BMA to move eyesores underground in 2 years

BMA to move eyesores underground in 2 years

File photo: A BMA official is cutting and removing unused telecommunication cables along Na Prathat Road near Sanam Luang.
File photo: A BMA official is cutting and removing unused telecommunication cables along Na Prathat Road near Sanam Luang.

The Bangkok Metropolitan Administration (BMA), through its subsidiary Krungthep Thanakom, announced on Thursday it will begin construction on an underground pipeline network in Bangkok to move all overhead telecom and broadcast cables in the city underground in two years.

This means pipelines will have to be built underneath the entire 1,260 kilometres of roads in the city.

Removing overhead cables will not only beautify the city, but also serve the development of a digital economy and bolster network connectivity in the Internet of Things (IoT) era, said Takorn Tantasith, secretary-general of National Broadcasting and Telecommunications Commission (NBTC).

The move came after the National Digital Economy and Society Committee (NDESC), chaired by Deputy Prime Minister Prajin Juntong, approved the BMA's plans to move ahead with the project and the cabinet acknowledged the NDESC resolution on Jan 15.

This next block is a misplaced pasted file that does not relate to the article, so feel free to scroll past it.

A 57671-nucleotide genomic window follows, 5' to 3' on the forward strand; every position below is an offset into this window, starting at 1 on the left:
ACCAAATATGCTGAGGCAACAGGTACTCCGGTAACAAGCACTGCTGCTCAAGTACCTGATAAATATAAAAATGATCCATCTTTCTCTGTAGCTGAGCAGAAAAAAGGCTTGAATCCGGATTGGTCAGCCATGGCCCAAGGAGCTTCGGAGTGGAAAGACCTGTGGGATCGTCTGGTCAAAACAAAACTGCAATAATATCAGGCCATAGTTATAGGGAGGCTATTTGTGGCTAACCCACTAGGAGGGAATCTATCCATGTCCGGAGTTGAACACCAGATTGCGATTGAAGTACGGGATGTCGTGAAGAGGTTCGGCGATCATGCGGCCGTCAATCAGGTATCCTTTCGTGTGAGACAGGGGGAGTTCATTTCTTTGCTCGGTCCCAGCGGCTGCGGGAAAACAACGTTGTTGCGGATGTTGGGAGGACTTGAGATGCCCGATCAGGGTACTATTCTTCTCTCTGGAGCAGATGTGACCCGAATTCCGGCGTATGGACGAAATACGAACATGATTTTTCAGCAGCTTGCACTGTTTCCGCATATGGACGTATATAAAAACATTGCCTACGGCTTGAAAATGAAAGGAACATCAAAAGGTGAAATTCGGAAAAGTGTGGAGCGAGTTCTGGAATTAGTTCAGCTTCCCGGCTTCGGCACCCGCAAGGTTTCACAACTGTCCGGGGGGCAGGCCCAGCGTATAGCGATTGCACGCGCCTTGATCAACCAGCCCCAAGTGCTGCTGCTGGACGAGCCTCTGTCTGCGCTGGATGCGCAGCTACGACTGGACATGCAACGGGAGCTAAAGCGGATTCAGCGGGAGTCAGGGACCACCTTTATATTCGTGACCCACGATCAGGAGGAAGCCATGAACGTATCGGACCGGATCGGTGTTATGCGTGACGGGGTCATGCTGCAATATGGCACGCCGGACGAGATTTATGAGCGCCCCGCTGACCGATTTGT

BMA governor Asawin Kwanmuang said the procedure is divided into four phases, but construction will happen throughout all phases.

Construction costs of the pipelines would be fronted by all telecom and broadcasting operators, coordinated by the NBTC, said Pol Gen Asawin.

Following completion, the BMA will manage the pipelines and charge telecom and broadcasting operators to use them, with a rental fee of about 10,000 baht per km per month, the same rate TOT charges for its pipelines.

Mr Takorn said the project is part of a government policy to put all telecom and electricity wires underground on 39 major roads in Bangkok, Samut Prakan and Nonthaburi.

The policy was pushed through five agencies comprising the Metropolitan Electricity Authority (MEA), TOT, NBTC, BMA and the Royal Thai Police.

Previously, TOT was assigned responsibility for constructing additional pipelines in line with the project's schedule. However, the process of grouping overhead electricity wires into MEA's pipeline was going much faster than TOT's own efforts.

Mr Takorn said Krungthep Thanakom was much more efficient at raising capital and completing construction for the project.

Most telecom and broadcast companies rented cement poles from the MEA and the Provincial Electricity Authority to lay their telecommunications wires, cables and optical fibre lines together with electrical power lines.

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